2019/08/13 16:05:58 [INFO] [] Server responded with a certificate.

Serving HTTPS on port 443

Serving HTTP on port 80

Now that the inlets server has been setup, note down the token, as we will need this for the client:


Inlets Client Setup

Head back to the Raspberry Pi as we want to establish the client to connect with our inlets server.

Install inlets on the raspberry pi (client side):

$ curl -sLS | sudo sh
Downloading package as /tmp/inlets-armhf
Download complete.

Running as root - Attempting to move inlets to /usr/local/bin
New version of inlets installed to /usr/local/bin
Version: 2.2.0
Git Commit: 2f5e458d062e55dda9f08109f7b2c3c6919fcdf9

Establistish the connection to the inlets server:

$ inlets client \
> --remote wss:// \
> \
> --token=99377fd98062f1559aef634dba7d508443f58979

2019/08/13 17:22:17 Upstream: =>
2019/08/13 17:22:17 Token: "99377fd98062f1559aef634dba7d508443f58979"
map[X-Inlets-Id:[377cb0d39ec64b2599676673603c0cec] X-Inlets-Upstream:[] Authorization:[Bearer 99377fd98062f1559aef634dba7d508443f58979]]
INFO[0000] Connecting to proxy url="wss://"

Enjoy the awesomeness of Inlets

Now the time to test out our setup. From a remote location, let's make a GET request to our API on our DNS name via HTTPS protocol:

$ curl -iv

*   Trying
* Connected to ( port 443 (#0)
* ALPN, offering h2
* ALPN, offering http/1.1
* Cipher selection: ALL:!EXPORT:!EXPORT40:!EXPORT56:!aNULL:!LOW:!RC4:@STRENGTH
* successfully set certificate verify locations:
*   CAfile: /etc/ssl/cert.pem
  CApath: none
* TLSv1.2 (OUT), TLS handshake, Client hello (1):
* TLSv1.2 (IN), TLS handshake, Server hello (2):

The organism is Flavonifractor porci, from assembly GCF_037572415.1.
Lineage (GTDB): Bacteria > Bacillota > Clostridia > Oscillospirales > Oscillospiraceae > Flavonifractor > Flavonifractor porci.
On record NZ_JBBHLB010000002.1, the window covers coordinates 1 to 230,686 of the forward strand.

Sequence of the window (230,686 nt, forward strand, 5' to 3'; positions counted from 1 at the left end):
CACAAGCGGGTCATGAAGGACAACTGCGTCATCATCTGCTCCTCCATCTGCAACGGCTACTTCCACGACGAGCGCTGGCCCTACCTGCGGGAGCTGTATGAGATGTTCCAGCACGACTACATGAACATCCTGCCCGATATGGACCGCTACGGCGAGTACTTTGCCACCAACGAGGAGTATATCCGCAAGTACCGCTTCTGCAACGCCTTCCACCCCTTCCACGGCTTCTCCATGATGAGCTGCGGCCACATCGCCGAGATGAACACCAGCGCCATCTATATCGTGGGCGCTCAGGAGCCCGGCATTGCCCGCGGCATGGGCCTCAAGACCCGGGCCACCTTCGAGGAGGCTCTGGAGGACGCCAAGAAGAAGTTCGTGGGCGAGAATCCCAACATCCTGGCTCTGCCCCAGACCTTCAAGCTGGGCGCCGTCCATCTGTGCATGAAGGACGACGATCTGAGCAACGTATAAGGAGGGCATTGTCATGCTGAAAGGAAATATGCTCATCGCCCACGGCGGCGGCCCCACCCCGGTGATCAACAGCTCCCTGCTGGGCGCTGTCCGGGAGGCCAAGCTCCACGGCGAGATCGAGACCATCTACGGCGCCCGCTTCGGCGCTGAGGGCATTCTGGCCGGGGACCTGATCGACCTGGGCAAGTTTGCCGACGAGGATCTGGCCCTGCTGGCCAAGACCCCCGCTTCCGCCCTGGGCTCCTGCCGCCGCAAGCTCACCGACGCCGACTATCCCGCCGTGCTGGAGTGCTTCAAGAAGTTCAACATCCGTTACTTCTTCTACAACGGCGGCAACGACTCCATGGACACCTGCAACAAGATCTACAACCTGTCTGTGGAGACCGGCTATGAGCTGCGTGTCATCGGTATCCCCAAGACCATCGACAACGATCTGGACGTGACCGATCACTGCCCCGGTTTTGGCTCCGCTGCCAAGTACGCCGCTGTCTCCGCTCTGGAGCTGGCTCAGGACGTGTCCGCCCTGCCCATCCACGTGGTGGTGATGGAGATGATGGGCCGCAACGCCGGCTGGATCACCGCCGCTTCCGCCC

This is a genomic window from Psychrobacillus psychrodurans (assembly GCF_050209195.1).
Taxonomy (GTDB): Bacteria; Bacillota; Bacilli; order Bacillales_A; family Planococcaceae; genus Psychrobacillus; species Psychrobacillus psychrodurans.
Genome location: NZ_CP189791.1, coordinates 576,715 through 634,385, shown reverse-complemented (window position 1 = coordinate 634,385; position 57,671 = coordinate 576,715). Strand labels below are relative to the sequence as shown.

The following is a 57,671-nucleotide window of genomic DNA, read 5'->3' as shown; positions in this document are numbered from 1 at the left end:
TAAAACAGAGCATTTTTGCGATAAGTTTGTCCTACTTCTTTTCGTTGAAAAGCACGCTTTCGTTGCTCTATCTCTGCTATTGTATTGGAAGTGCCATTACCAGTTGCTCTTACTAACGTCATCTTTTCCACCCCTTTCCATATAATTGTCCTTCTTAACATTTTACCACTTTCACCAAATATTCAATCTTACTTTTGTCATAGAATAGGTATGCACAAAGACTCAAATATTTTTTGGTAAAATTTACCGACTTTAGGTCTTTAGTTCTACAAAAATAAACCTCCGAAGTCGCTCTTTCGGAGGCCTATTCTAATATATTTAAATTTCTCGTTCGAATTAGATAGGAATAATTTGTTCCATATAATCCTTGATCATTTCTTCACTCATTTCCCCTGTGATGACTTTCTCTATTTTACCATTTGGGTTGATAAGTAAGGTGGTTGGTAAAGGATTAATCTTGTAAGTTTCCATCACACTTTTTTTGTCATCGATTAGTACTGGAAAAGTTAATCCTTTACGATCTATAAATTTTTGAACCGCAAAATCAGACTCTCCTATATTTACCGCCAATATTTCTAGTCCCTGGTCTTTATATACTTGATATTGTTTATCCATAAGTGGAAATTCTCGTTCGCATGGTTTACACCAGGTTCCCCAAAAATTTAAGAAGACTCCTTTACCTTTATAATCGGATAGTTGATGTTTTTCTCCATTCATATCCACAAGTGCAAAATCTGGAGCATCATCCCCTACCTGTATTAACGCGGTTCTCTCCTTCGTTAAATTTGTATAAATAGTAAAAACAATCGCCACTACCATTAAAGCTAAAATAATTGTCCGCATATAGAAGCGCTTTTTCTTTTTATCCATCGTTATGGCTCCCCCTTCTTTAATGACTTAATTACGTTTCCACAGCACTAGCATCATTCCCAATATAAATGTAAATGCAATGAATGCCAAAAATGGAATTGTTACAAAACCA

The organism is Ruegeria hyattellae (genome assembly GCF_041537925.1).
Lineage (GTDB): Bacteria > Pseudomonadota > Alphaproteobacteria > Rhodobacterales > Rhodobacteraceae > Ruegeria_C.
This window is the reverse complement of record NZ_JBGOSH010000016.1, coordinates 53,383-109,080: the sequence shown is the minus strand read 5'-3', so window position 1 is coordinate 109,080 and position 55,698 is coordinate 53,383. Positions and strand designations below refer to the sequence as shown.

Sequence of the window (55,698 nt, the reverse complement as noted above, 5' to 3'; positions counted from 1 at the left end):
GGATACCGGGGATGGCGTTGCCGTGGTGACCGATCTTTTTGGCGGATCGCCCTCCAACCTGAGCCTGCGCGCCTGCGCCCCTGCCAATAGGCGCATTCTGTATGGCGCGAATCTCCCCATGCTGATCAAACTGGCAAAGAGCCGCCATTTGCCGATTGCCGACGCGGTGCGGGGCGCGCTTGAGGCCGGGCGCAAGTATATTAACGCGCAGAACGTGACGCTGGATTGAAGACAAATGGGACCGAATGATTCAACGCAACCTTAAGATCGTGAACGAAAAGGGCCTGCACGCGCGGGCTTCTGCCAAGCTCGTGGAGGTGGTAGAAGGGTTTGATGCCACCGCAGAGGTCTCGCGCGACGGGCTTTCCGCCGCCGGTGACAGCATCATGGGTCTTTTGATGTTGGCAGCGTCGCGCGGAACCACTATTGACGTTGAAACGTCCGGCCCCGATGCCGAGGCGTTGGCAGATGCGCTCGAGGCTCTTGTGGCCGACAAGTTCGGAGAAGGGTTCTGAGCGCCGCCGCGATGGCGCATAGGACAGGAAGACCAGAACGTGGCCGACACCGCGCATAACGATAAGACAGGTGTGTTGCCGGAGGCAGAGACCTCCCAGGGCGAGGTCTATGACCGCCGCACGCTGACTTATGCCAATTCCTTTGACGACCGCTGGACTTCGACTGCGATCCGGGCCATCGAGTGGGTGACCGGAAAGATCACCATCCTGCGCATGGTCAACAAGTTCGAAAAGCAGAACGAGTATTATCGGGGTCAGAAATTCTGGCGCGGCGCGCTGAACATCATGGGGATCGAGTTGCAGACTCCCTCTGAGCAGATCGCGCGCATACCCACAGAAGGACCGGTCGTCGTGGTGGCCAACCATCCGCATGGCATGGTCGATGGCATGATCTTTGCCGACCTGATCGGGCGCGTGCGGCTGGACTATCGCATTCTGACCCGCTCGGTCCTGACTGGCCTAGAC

* TLSv1.2 (IN), TLS handshake, Certificate (11):
* TLSv1.2 (IN), TLS handshake, Server key exchange (12):
* TLSv1.2 (IN), TLS handshake, Server finished (14):
* TLSv1.2 (OUT), TLS handshake, Client key exchange (16):
* TLSv1.2 (OUT), TLS change cipher, Client hello (1):
* TLSv1.2 (OUT), TLS handshake, Finished (20):
* TLSv1.2 (IN), TLS change cipher, Client hello (1):
* TLSv1.2 (IN), TLS handshake, Finished (20):
* SSL connection using TLSv1.2 / ECDHE-ECDSA-AES256-GCM-SHA384
* ALPN, server accepted to use h2
* Server certificate:
*  subject:
*  start date: Aug 13 15:05:57 2019 GMT
*  expire date: Nov 11 15:05:57 2019 GMT
*  subjectAltName: host "" matched cert's ""
*  issuer: C=US; O=Let's Encrypt; CN=Let's Encrypt Authority X3
*  SSL certificate verify ok.
* Using HTTP2, server supports multi-use
* Connection state changed (HTTP/2 confirmed)
* Copying HTTP/2 data in stream buffer to connection buffer after upgrade: len=0
* Using Stream ID: 1 (easy handle 0x7f811c804400)
> GET /api/person HTTP/2
> Host:
> User-Agent: curl/7.54.0
> Accept: */*
* Connection state changed (MAX_CONCURRENT_STREAMS updated)!
< HTTP/2 200
HTTP/2 200
< content-type: application/json
content-type: application/json
< date: Tue, 13 Aug 2019 16:28:01 GMT
date: Tue, 13 Aug 2019 16:28:01 GMT
< server: Caddy
server: Caddy
< server: gunicorn/19.9.0
server: gunicorn/19.9.0
< content-length: 105
content-length: 105

{"country":"Honduras","job":"Financial planner","likes_coffee":false,"name":"Mark","surname":"Delacruz"}
* Connection #0 to host left intact

Pretty sweet right?

Testing it via our browser:


Viewing the certificate:


Thank You

Inlets really helped me out connecting to my homelab via the CGN setup that my ISP has and my exit-node has a Static IP, so I don't need to deal with IP's changing which allows me to not worry about HTTPS issues along the line.

Well done to Alex Ellis for developing this!

Thanks for reading. If you would like to check out more of my content, check out my website at or follow me on Twitter @ruanbekker